Visit by soccer team highlights Knights’ work with Haitian amputees

August 19, 2011

By Virginia Ambuul
Catholic News Service

AMPUTEE WHO PLAYS ON HAITIAN SOCCER TEAM SPEAKS AT KNIGHTS OF COLUMBUS ANNUAL CONVENTION Wilfrid Macena, an amputee who is a member of the Tarantulas soccer team in Haiti, speaks alongside his teammates during a press conference at the Knights of Columbus 129th annual convention in Denver Aug. 1. Macena is a technician in the Knights-sponsored Prosthetic and Orthotic Laboratory for University of Miami’s Project Medishare in Port-au-Prince, Haiti. Members of the soccer squad of adult amputees displayed their skills for convention-goers. Jointly with Project Medishare, the Knights will sponsor the team in an East Coast tour this fall. (CNS)

DENVER (CNS) — Providing prosthetic devices for amputees in Haiti and building new schools for AIDS orphans in Africa were two of the Knights of Columbus initiatives highlighted at the fraternal organization’s 129th Supreme Convention in Denver Aug. 2-4.

At an Aug. 1 news conference, Supreme Knight Carl Anderson spoke about Healing Haiti’s Children, a partnership with Project Medishare, whereby Haitians who have had limbs amputated as the result of injuries sustained in the January 2010 earthquake were given prosthetic limbs free of charge.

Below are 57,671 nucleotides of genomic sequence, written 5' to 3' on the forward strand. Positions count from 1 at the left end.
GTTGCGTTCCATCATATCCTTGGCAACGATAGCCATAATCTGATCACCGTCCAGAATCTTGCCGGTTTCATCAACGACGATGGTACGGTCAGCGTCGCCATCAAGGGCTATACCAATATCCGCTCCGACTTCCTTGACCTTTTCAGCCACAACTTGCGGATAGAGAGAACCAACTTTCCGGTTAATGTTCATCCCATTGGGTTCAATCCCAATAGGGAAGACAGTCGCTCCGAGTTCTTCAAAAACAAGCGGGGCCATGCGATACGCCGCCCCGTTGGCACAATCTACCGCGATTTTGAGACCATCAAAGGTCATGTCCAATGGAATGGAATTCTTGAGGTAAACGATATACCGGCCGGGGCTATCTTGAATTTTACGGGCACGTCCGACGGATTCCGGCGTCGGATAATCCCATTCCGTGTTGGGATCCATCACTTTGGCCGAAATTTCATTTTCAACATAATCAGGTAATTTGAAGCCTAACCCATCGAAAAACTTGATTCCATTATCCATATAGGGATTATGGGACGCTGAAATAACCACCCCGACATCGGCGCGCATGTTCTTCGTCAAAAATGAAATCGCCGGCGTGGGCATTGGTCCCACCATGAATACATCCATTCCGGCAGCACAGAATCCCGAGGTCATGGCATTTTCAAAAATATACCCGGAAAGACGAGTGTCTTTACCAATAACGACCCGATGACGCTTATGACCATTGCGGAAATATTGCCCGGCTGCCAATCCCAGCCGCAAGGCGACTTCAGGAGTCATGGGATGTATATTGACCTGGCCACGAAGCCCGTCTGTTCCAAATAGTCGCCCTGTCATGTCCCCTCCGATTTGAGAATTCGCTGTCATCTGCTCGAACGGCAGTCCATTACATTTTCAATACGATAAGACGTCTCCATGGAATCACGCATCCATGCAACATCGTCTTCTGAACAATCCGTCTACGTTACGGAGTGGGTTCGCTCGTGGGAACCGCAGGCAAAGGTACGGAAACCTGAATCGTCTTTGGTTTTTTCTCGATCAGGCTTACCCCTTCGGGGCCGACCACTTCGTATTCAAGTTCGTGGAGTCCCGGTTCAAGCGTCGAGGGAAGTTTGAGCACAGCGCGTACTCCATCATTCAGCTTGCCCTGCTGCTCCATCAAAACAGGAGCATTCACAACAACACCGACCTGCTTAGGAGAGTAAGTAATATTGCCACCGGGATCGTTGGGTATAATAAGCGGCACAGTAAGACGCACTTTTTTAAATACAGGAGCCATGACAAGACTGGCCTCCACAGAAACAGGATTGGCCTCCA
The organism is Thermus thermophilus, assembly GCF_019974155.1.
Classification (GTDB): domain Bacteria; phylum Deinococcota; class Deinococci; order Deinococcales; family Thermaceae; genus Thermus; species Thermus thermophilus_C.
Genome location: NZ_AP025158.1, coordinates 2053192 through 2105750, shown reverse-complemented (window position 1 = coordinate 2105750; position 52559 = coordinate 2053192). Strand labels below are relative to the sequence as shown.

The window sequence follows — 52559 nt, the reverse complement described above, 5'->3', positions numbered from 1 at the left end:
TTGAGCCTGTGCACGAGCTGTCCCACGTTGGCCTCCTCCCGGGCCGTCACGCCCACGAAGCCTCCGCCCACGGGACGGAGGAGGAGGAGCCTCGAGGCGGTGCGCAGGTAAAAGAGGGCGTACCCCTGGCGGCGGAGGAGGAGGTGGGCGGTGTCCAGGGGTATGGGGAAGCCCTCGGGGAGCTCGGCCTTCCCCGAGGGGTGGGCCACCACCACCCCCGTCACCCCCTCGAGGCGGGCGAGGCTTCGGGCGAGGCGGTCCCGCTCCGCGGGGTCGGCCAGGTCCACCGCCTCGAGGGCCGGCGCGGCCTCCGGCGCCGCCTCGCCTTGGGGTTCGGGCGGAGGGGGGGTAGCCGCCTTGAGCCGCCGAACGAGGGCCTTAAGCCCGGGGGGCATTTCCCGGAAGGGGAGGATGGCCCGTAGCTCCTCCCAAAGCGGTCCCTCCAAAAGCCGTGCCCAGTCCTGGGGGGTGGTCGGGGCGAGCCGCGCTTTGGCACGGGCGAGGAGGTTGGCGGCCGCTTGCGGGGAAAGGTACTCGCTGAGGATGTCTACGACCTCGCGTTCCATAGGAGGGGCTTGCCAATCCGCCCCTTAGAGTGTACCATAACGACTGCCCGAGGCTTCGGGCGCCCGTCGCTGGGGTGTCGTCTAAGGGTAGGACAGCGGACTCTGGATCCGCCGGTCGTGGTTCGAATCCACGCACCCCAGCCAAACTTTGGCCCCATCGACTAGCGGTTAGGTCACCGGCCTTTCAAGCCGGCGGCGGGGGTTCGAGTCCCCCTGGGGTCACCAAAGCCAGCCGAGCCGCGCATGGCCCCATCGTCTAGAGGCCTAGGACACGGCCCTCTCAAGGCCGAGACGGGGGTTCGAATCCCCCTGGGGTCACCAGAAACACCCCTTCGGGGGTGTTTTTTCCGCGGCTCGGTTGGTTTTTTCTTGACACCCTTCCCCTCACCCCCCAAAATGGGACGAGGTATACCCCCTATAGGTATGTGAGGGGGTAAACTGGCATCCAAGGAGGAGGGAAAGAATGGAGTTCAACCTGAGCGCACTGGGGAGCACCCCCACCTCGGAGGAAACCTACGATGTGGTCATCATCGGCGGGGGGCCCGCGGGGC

Anderson was accompanied by four members of Team Zaryen, the Haitian national amputee soccer team, as well as Dr. Robert Gailey, director of rehabilitation services for Project Medishare.

“More than 100 children and 250 adults in Haiti have received prosthetic limbs donated by the Knights,” Gailey said.

The Haitian soccer team will be touring the East Coast in October and will make a stop at Walter Reed National Military Medical Center in Bethesda, Md., to thank the military for their rescue efforts immediately following the earthquake.

“You are a blessing for us,” Fortilus Cedieu, the team’s coach, told Anderson.

Anderson said that the Knights’ work in Haiti has led to a new initiative to help AIDS orphans in Africa. Through a partnership with the Apostles of Jesus, plans are under way to build schools in Kenya and Uganda, Anderson said.

“When you’re an orphan, especially due to this disease, you’re an outcast living on the extreme fringe of the village,” Anderson said.

Archbishop Charles J. Chaput, currently administrator of the Denver Archdiocese, welcomed the Knights at the news conference. Denver’s archbishop since April 1997, he was named July 19 to head the Archdiocese of Philadelphia, where he will be installed Sept. 8.

“I expect that this convention will be the source of many, many graces for the local church. The Knights have been my right hand when I was bishop of Rapid City, South Dakota, when I came here to the Archdiocese of Denver, and as I head to Philadelphia, I expect them to be very close partners in the work of the church in the years ahead,” Archbishop Chaput said.